Charles C. Mann, journalist, who writes (mostly) science coverage for the Atlantic Monthly, Nat'l Geo, Vanity Fair, etc. His other books include @ Large: The Strange Case of the World's Biggest Internet Invasion (1998, with David Freedman); Noah's Choice: The Future of Endangered Species (1996, with Mark Plummer); The Aspirin Wars: Money, Medicine, and 100 Years of Rampant Competition (1991, with Mark Plummer); and The Second Creation: Makers of the Revolution in Twentieth-Century Physics (1986, with Robert Crease).

My review: Mann's book is an overview of debates in archaeology, anthrophology, ethnobotany, paleontology, paleography, paleobotany, ancient history, and any number of other specialized fields, all of whom are trying to determine what the "New World" looked like before Europeans got here. The overall impact is a shift from a view of a sparsely populated, wild place filled with primitives who lived by the grace of the land, to a conception of continents covered with people who maintained the landscape for their particular needs, sometimes living in balance with the ecology and sometimes failing to do so.

Mann echoes Shephard Krech and William Cronon's lines of argument, discussing some of the same examples as Krech (including the controversy over the Pleistocene extinctions) and citing both authors. He also owes a major debt to Alfred Crosby, previously of UT American Studies, and geographer Jared Diamond.

The book covers a very wide range of subjects, and does a very adroit job of using early chapters to set up a trio of final chapters that bring together his conclusions into a neat bundle. For example, Mann discusses the debates over demography, which run like so: Some posit, based on the difference between early travelers' accounts and later observations, that so many Indians were killed off by early epidemics transmitted by arrivistes such as De Soto that by the time more Europeans came to survey and colonize, there weren't nearly as many Indians as there were a short time before. Thus, when we estimate how many Indians used to inhabit the continent, we should assume many more than we previously thought.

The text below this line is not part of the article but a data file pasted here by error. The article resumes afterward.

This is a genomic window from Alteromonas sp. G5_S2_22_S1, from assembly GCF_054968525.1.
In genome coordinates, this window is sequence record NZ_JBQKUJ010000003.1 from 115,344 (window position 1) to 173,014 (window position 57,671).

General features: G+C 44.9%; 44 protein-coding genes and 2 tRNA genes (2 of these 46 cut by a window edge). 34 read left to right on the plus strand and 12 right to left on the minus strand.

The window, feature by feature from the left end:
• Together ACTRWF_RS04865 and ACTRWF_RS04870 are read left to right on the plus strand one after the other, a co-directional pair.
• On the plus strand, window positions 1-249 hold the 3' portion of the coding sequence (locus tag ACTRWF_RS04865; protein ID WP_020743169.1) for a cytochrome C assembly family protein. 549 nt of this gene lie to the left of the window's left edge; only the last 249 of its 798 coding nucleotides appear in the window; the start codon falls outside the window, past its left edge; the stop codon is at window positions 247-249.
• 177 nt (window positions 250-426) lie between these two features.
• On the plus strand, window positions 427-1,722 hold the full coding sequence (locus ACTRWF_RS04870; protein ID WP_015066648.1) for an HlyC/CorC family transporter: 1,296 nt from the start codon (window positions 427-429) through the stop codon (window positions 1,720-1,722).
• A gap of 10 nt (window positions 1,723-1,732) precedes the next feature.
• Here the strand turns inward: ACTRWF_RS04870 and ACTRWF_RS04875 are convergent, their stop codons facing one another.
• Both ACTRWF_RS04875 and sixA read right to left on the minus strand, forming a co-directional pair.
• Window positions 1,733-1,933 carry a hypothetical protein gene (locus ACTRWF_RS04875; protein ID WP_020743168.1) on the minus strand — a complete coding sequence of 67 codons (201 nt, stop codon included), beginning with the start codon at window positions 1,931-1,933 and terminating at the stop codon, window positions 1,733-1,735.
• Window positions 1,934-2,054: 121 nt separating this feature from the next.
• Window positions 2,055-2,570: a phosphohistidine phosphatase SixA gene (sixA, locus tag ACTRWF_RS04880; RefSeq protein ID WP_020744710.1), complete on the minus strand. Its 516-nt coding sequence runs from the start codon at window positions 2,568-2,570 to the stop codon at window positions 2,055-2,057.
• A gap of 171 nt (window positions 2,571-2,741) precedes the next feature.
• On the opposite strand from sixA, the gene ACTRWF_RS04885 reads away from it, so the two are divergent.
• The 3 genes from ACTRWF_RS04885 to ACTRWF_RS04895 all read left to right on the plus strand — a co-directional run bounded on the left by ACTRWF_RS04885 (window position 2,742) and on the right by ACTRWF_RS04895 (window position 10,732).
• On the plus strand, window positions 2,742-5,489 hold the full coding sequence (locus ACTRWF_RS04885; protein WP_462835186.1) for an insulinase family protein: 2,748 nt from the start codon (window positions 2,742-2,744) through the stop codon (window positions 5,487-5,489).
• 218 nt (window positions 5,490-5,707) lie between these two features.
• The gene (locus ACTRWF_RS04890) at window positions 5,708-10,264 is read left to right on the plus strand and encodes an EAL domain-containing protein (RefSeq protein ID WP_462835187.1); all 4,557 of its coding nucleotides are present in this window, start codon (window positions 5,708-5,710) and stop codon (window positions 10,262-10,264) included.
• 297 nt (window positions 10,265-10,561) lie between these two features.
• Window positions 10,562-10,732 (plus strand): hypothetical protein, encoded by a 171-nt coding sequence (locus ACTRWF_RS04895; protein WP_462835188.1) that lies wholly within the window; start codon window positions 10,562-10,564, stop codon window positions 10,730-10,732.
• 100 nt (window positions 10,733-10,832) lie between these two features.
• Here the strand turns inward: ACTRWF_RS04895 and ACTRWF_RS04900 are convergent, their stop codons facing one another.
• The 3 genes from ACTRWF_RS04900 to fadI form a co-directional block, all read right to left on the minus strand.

Moreover, those Indians that were left were in a state of political turmoil. Mann illustrates this theory using the story of Squanto, reconstructing it in such a way that Squanto's friendliness toward the Europeans can be explained by the deaths of most of his tribesmen, leaving him vulnerable; and that the willingness of Massasoit of the Wampanoag to cooperate with the Plymouth colony could be due to the same thing (since most of M's tribesmen had died, he was left with little choice but to ally with the English against the Narragansett).

Having set this up, in later chapters Mann describes the new understandings we have of the way in which Amazonian Indians may have managed the growth of fruit trees and sowed charcoal into the soil in order to create a more human-friendly environment. He concludes that, in fact, the entire "untouched" Amazon may be a human artifact. He then adds this to the knowledge we have of the way that Indians on the East Coast burned their forests for ease of access and management of food species (see Krech, Cronon again).